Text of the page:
I think it is pretty safe to say that game publishers prefer to invest in the development of a quality experience when the market allows for it but similarily have to watch costs and hedge bets when it doesn't. I don't have access to the production budgets of games outside my own company but I would guess that last year's top PS2 titles had, on average, the highest development budgets of the console's life cycle. Potential for sales grows with the console install base. When you know you can potentially reach so many it is easier to make the business case to invest the extra million or two for polish and help distinguish your title from the competition. Some might say the business case demands it.
In these transition years to "Next-Gen" the publishers are faced with two unfortunate realities. First, sales of current-gen games dropped off far quicker then many anticipated, and second the widespread adoption of next-gen hardware (for the sake of this post, 360 and ps3) has been delayed by multiple factors. Shipping only on the 360 & PS3 within the next 6-8 months creates a challenging financial reality for publishers. If they aren't particularily careful with development budgets there will simply not be enough consoles on the market to reach the critical mass needed to break even. Three games for the 36o have so far sold more then a million copies. The rest were probably either: (1) cheap to develop (due to existing assets or code from a previous installment in the franchise) (2) waiting for the PS3 to hit the market so a 'cheap' port can help improve the ROI or (3) not profitable.
My guess is it could be a couple of years before there are enough NG consoles on the market that games other then the absolute top sellers (or sequels) are comfortably profitable. In the meantime I think you'll see some publishers being extra careful.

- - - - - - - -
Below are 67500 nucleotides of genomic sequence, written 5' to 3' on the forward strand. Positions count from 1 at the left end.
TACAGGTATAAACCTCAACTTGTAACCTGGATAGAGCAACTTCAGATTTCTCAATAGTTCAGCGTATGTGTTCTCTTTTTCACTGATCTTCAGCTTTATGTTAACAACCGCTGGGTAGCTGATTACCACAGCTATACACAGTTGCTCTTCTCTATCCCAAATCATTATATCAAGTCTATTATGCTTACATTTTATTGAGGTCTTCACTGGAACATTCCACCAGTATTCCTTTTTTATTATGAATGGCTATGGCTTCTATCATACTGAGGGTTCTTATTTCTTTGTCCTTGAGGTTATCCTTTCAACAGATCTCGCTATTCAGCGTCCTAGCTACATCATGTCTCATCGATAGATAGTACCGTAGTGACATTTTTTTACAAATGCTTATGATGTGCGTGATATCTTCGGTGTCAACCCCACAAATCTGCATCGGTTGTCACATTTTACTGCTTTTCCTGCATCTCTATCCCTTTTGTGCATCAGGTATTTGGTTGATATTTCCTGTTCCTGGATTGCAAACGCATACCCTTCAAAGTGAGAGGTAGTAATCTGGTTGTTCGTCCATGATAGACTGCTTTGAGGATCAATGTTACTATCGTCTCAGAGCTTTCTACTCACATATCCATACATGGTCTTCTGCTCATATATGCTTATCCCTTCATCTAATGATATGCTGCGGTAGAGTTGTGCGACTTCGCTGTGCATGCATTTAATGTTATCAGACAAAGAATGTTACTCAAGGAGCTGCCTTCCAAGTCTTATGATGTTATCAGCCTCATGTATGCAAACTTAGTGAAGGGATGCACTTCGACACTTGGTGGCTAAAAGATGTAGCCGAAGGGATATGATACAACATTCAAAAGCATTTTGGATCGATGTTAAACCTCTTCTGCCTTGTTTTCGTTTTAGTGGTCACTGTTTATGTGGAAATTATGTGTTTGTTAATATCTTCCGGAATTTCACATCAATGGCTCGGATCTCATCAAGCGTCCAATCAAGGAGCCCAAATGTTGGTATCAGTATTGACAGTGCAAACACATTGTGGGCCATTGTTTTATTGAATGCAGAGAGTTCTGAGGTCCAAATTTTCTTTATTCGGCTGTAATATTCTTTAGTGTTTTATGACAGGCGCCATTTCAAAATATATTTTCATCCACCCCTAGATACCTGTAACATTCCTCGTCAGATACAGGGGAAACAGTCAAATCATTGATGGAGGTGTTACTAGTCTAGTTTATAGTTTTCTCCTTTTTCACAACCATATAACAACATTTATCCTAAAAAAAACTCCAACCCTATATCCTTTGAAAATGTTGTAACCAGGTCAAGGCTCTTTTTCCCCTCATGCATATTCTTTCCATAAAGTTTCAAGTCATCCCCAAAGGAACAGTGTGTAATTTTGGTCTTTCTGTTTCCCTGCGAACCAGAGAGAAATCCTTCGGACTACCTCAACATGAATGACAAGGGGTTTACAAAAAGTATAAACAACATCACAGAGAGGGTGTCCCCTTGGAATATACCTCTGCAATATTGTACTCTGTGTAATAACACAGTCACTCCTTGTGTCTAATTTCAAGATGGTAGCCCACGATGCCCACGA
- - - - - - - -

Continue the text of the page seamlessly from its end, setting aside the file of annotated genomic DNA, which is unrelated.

Now, as I said when I started -- there are huge generalizations here. Publishers will create loss leaders to establish brands, they'll recoup the significant R&D costs on the 1st generation of NG titles when the sequels hit, etc. Additionally I'm not implying that the quality of the first-gen-next-gen games is necessarily low -- just that publishers generally have to be even less forgiving of the 'quality at all costs' mentality.
In a conversation with an employee on my team today, this subject came up, and we tried to find a parallel in another entertainment industry but failed. I can't think of any evidence of the movie industry (as an example) going through phases of 'profitability confidence' tied to anything other then, perhaps, the global state of the economy. Even with a component of their revenue tied to hardware sales (VHS, DVD) I would bet that the transition period between the two platforms saw steadily increasing average budgets for hollywood movies, a trend that seems to be continuing.
What other industries have their sales (and therefore the content production budgets) limited by the distribution of a 'player'? I have a hard time imagining a record executive refusing to sign off on an expensive accompanying orchestra because (hypothetically) sales of the iPod are slumping -- music revenue is too spread out to be limited by a single factore like that. ABC may be cutting costs on one of the most expensive shows in its lineup, but even if DVD player sales started slumping in anticipation of HD-DVD and/or Blue-Ray (again, hypothetical) the number of DVD players on the market creates a completely different economy of scale. They can probably "afford" to weather a slumping market for DVD sales for a season.